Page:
Top 3 School Culture Killers

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Climate and culture within a school is often underrated as a cause of failure among our schools. Indeed most leaders — and students of education leadership — spend far more time focused on instructional related matters,¬†educational leadership¬†issues, personnel issues, bus schedules and even lunch duty. While these are all important aspects of running a school, many leaders spend little time truly understanding and actively managing school culture.

There are countless resources and studies that one can review for approaches to school culture. There are equally countless books on leadership that school leaders can leverage to understand how to address the management challenges associated with addressing culture issues. Our intent here however it simply to share some of the recurring themes we see in schools. While I am sharing three of the recurring themes that we have heard from teachers related to school culture, these will differ significantly school to school.

1. No one is listening to me

In many professions and in many organizations, employees often feel as though they have no say in how the organization is operated. And typically this is true by design. Leaders are often so busy that they not only do not seek input, they subconsciously avoid it. Let us face it: it takes time to be collaborative. This issue is exacerbated in schools where organization leverage ratios (the ratio between supervisors and subordinates or administrators to faculty) are over 1:25. Organizational theory suggests that and leverage ratio of 1:6 or 1:8 is optimal.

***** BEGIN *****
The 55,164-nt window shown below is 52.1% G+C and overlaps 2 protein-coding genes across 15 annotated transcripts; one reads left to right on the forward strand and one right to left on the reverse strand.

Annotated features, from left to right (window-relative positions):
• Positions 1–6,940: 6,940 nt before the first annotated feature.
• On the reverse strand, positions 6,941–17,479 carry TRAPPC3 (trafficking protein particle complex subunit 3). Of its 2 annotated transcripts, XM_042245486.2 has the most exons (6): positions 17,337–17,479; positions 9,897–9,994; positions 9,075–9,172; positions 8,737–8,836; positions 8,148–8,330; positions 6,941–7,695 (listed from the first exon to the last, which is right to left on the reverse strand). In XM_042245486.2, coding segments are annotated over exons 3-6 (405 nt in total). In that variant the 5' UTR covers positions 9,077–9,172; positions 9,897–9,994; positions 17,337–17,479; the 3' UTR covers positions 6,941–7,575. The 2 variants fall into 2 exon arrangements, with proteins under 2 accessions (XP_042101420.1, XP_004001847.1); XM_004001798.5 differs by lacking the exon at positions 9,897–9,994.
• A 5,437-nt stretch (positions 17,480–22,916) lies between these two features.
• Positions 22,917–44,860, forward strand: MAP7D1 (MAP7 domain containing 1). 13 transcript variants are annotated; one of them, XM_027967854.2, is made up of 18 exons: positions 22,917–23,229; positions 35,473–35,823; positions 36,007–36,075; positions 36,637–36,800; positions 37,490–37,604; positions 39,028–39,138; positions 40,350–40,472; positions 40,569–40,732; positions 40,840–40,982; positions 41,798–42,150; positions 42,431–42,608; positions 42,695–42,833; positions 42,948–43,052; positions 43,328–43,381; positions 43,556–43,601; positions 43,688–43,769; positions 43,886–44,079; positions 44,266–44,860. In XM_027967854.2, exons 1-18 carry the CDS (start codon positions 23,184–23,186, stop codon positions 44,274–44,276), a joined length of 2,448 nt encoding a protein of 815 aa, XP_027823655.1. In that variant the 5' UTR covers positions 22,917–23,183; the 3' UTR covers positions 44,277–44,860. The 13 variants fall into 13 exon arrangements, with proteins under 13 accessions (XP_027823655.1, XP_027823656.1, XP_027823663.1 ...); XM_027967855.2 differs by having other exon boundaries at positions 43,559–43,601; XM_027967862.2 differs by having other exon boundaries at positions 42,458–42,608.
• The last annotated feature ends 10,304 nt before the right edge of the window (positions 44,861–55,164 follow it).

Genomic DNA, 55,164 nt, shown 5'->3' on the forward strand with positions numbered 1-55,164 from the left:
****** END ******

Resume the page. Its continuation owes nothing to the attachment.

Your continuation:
2. I feel overworked

The demands placed upon educators today is extreme. No Child Left Behind has imposed accountability for results with scant incremental budgetary resources. School leaders have worked diligently to test various instructional initiatives, implement new teaching methods and refine assessment processes. Teachers have felt the pressure as districts and school initiatives grasp at these initiatives often taxing teachers time inside and outside of the classroom.

3. I am not supported with discipline issues

Another of the most consistent themes I hear from teachers in schools with rifts between administration and faculty are related to discipline. Teachers may feel that administrators are more likely to “take sides” with the student or parent on discipline issues. Meanwhile, the situation may seem far different that through the eyes of the administrators. Often times the truth lies in the middle. Teachers do not like to feel unsupported. Administrators often want to reserve judgment until they have heard all sides to a story. However, reserving judgment leaves teachers with the feeling that although they feel they have already passes judgment, the administrators don’t trust that the teacher has made a fair decision. This disconnect between administrators and faculty creates a nebulous understanding for teachers of their role as it relates to discipline and often leads to inconsistent (and progressively less effective) delivery of discipline.

Any of these three issues may be present in a given school. The reasons and the background are often complex and unique to the situation at a particular schools. However there are many themes associated with these issues that any school leader can learn from. Solutions to these types of culture problems should address the specific reasons for the culture and climate gap.

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